Although Kenya has one of the most diverse music scenes on the continent, it has an immense, but unfortunately still not completely realized potential.
Nigeria leading the music industry in Africa
The time for Nigerian artists to rule the world has come
And even though Kenya has big names in the music scene, some of which got international recognition, from rappers such as Khaligraph Jones, and Nyashinski, through an Afro-pop band such as Sauti Sol, to stars such as Fena Gitu, Nigeria is still the biggest music market in Africa.
Nigeria has always been a leader when it comes to successful musicians coming from the African continent.
The country was never short of musicians who gained global recognition. Even though in recent years, the African country with the most globally successful artists was South Africa, there are signs that this can change.
The time for Nigerian artists to rule the world has come.
Nigeria in the Lead
Nigeria has an incredibly strong musical history, we need only mention the magnificent Fela Kuti, but, often, a fully structured industry necessary to support the artists, was lacking.
Things started to change in recent years, and the well-established Nigerian music companies such as Chocolate City and Now Music, are today joined by an army of music professionals, executives, and artists all trying to rejuvenate the Nigerian music industry and make it into a global phenomenon.
And the country was not called the Heart of African Music without a good reason. It is the home of some of the most advanced recording studios on the continent.
And a home of some of the best known Nigerian artists that achieved global recognition today like Wizkid, Timaya, Don Jazzy, D'banj, Burna Boy (whose songs are even showing up in GTA Radio: The Cayo Perico Heist), and many, many others.
Besides gaming, and many other industries that are currently growing in Africa, the rise of Nigerian music is fueled by the country’s (and African in general) population getting younger.
This is reflected in the local economy in many ways, from an increase in the usage of smartphones to the normalisation of online gaming gambling, and the music industry is no exception - it is driven by the trends popular among the youth.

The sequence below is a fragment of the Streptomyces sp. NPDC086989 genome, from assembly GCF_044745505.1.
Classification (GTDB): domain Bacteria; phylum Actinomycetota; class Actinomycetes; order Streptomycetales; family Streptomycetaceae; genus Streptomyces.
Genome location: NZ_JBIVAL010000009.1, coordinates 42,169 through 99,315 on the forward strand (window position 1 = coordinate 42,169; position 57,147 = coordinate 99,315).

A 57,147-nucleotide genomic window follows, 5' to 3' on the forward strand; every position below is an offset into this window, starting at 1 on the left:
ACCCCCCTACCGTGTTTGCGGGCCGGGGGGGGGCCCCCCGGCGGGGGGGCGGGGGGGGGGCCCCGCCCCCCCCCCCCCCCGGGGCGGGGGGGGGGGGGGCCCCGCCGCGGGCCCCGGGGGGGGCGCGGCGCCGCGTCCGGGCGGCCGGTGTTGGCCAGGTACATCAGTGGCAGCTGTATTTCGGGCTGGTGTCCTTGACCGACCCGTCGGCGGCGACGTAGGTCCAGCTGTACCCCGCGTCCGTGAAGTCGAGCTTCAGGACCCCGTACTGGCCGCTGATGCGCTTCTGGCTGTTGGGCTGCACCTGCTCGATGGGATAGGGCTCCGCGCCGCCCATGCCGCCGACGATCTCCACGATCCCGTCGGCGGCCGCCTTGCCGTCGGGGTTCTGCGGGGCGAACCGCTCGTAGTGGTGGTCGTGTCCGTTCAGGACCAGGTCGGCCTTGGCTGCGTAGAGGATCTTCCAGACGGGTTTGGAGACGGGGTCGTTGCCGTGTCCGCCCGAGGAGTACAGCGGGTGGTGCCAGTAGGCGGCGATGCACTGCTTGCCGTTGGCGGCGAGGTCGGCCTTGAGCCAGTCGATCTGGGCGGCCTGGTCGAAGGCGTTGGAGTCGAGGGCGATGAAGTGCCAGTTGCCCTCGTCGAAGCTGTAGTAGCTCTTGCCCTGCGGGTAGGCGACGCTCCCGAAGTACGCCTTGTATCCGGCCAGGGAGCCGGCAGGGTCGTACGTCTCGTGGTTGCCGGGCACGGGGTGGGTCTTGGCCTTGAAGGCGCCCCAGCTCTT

South Africa Showing the Way
But, when it comes to African artists conquering the world stage, no one was more successful than the musicians coming from South Africa.
In many ways, South Africa is paving the way for the Nigerian music industry, and the success of artists such as Black Coffee, Die Antwoord, Jack and Parrow is a source of great inspiration for Nigerian artists.
The South African music industry is just one example of industries in the country being shaped by the dominant role that the youth plays in the country’s economy. South Africa is well-known for its rich gaming industry, where besides video game companies like Celestial Games and Clockwork Acorn, there’s also been a surge in online casino game creation.
Considering that a large chunk of players are new to the industry, there’s a tangential demand for affiliate websites like casinos.co.za, which let customers familiarize themselves with online casinos content.
This website, for example, includes guides for playing casino games for real money and reviews the reliability of different payment methods, among other things.
And so, with an increasingly more tech-savvy and eager-to-learn population, along with constantly improving technologies, it’s just a matter of time when South African music, video game industry, and online casinos will intertwine in a productive union.
Paradoxically, even though South African music was the most globally successful music coming from Africa, this success also made it more isolated from the rest of the continent.
There are signs that this will change. With the participation of some of the world's largest music companies, Africa can become a more musically integrated continent.
And what lies ahead for African music, can the best be seen from the words of Temi Adeniji a Nigerian-born music industry executive.
When she was nine years old, she left her homeland and went to the US. After graduating from Princeton University and earning a law degree from Columbia, she built a successful career and eventually became the Director of International Strategy & Operations at Warner Music Group.
Temi was later promoted to SVP of International Strategy & Operations, and finally this September she will move back to Africa, to Johannesburg, and assume her new position as Managing Director of Warner Music South Africa and SVP, Strategy, Sub-Saharan Africa.
She never lost contact with Nigeria and has in the past worked closely with Chocolate City production. Her appointment and move back to Africa illustrate the great potential the continent has. As Temi Adeniji explained herself:
“For too long, Africa has been an afterthought for the global music industry. I want to build a sustainable business in Africa that can be seen as a standard-bearer.
"Part of what I want to accomplish in this role is to place Africa at the center of the conversation. And that means more artists from Africa taking their place on the global stage and expanding our offering across this fast-growing continent.”
Nigeria was always full of musical talent worthy of success on the world stage. But today this talent is accompanied by adequate infrastructure and attention from the biggest production companies in the world.
It seems that finally, all the necessary ingredients for the country to conquer the global music industry are coming together.
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